OLD WORLD: Consumers get almost all their food at the supermarket

NEW WORLD: Consumers can get everything in multiple places

MIND SHIFT: It takes many retail concepts to satisfy both consumers in general and any individual consumer.

The End of the Supermarket

In the 1960s or 1970s, if a competitor to a supermarket was going to open, it meant one thing: Another supermarket was going to open.

  • Today it could mean a lot of other things. Retail concepts that take business from supermarkets include:
  • Warehouse clubs
  • Supercenters
  • Specialty supermarkets
  • Convenience stores
  • Internet delivery/pick-up
  • Prepared-food store
  • Meal prep stores (meal assembly centers or MACs)

The supermarket has reached the stage where there is a real question as to whether conventional supermarkets have a viable long-term business model.

The rapid growth of supercenters and club stores has made the grocery business cutthroat on price. The rapid expansion of food selection in drug stores and other outlets has made many places more convenient than supermarkets. The rapid growth of foodservice outlets has reduced the percentage of food needs that all retailers can meet.

The response to the competition has been to urge a transformation of the supermarket. Let the supermarket become the anti-Wal-Mart and emphasize perishables, organic, high service. Grocery departments would shrink; delis would blossom.

It was a problematic approach, to begin with. Not so much a plan for competition with Wal-Mart, Bentonville, AR, as avoiding competition with Wal-Mart by focusing on a more upscale clientele.

Now, though, with Tesco Fresh & Easy, whose U.S. headquarters is in El Segundo, CA, preparing to launch a new concept based on its Express stores elsewhere in the world, the stakes are raised. These stores are heavy to prepared foods and perishables.

So if Wal-Mart and warehouse clubs led supermarkets to reorganize stores to focus on perishables since they can’t be competitive on groceries, well, what will happen if Tesco’s new concept is a success and traditional supermarkets can’t compete effectively on perishables and prepared foods?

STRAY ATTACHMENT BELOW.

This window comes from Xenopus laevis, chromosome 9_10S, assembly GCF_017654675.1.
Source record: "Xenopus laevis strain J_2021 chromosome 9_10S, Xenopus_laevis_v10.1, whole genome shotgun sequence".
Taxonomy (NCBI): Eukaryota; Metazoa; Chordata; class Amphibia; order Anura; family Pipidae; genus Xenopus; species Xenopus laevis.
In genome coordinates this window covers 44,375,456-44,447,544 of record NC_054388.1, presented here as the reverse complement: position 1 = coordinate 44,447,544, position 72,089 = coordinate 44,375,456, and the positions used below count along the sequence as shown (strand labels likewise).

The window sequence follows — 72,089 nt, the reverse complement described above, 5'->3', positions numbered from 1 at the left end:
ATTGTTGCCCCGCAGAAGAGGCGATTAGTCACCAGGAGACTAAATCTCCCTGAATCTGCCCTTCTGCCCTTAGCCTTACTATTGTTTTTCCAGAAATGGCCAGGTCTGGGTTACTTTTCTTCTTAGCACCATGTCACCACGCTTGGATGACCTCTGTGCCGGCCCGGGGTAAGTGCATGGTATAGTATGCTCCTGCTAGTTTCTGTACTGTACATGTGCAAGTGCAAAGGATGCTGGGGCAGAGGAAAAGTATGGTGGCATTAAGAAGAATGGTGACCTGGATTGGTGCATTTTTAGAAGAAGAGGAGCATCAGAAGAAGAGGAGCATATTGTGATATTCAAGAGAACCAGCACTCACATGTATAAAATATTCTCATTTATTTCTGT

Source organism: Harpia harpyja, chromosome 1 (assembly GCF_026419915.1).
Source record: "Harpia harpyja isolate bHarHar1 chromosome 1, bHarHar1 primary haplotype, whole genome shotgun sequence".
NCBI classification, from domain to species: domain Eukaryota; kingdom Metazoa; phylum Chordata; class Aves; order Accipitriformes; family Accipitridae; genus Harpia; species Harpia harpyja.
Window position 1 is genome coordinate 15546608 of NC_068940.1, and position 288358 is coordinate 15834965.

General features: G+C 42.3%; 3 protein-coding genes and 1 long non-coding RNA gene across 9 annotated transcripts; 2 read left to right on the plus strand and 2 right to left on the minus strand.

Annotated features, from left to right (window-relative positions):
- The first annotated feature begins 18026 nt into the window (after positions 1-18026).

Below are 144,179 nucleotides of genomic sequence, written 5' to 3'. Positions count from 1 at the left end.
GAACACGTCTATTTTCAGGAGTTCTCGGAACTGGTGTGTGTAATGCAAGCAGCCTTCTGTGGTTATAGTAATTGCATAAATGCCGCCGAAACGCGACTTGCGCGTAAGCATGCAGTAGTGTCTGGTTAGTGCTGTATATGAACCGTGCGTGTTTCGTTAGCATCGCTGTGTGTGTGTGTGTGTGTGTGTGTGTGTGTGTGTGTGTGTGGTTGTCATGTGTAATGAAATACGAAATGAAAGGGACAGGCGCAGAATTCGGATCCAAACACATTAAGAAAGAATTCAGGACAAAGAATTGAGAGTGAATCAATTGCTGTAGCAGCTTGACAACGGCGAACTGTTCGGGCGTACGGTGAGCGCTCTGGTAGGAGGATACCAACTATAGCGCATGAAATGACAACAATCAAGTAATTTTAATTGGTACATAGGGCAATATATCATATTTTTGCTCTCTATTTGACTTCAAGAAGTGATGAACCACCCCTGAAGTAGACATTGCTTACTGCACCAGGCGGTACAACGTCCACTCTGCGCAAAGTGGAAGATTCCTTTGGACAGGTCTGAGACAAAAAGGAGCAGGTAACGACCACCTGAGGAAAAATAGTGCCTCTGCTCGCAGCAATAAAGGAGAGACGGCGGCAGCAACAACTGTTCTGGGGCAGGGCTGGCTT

Doesn’t leave much for a supermarket to sell, does it?


In every ending is the seed of a new beginning, and if the old world we once knew in this industry is bound for the dustbin of history, the only question is what will the new world look like.

It looks a lot better than the old one.

First — Costs will be reduced since both procurement and distribution will be done far more efficiently as new systems and approaches supersede the old.

Second — The product assortment in our stores will be more relevant to consumers. It will not be focused on cooking, but instea, the selection will be driven by eating. The selection will not be the dictates of a store buyer — this tomato or no tomato — but will either be a carefully tailored selection to meet demographic and psychographic profiles as niche retailing concepts or be a plethora of interesting products to appeal to those who care about the farm workers in Uruguay and others who care about open space in Pennsylvania.

Third — Because of the rise of branding, including private label, the vagaries of a product will be reduced. Branded consistency will be the rule, not the exception

Fourth — Food buying options for consumers will be both more interesting and more diverse. There are not only different demographics, but within each demographic there are also many lifestyles. And each individual, whatever his or her demographic and lifestyle, goes through many life stages. All consumers have life events that take them into different roles.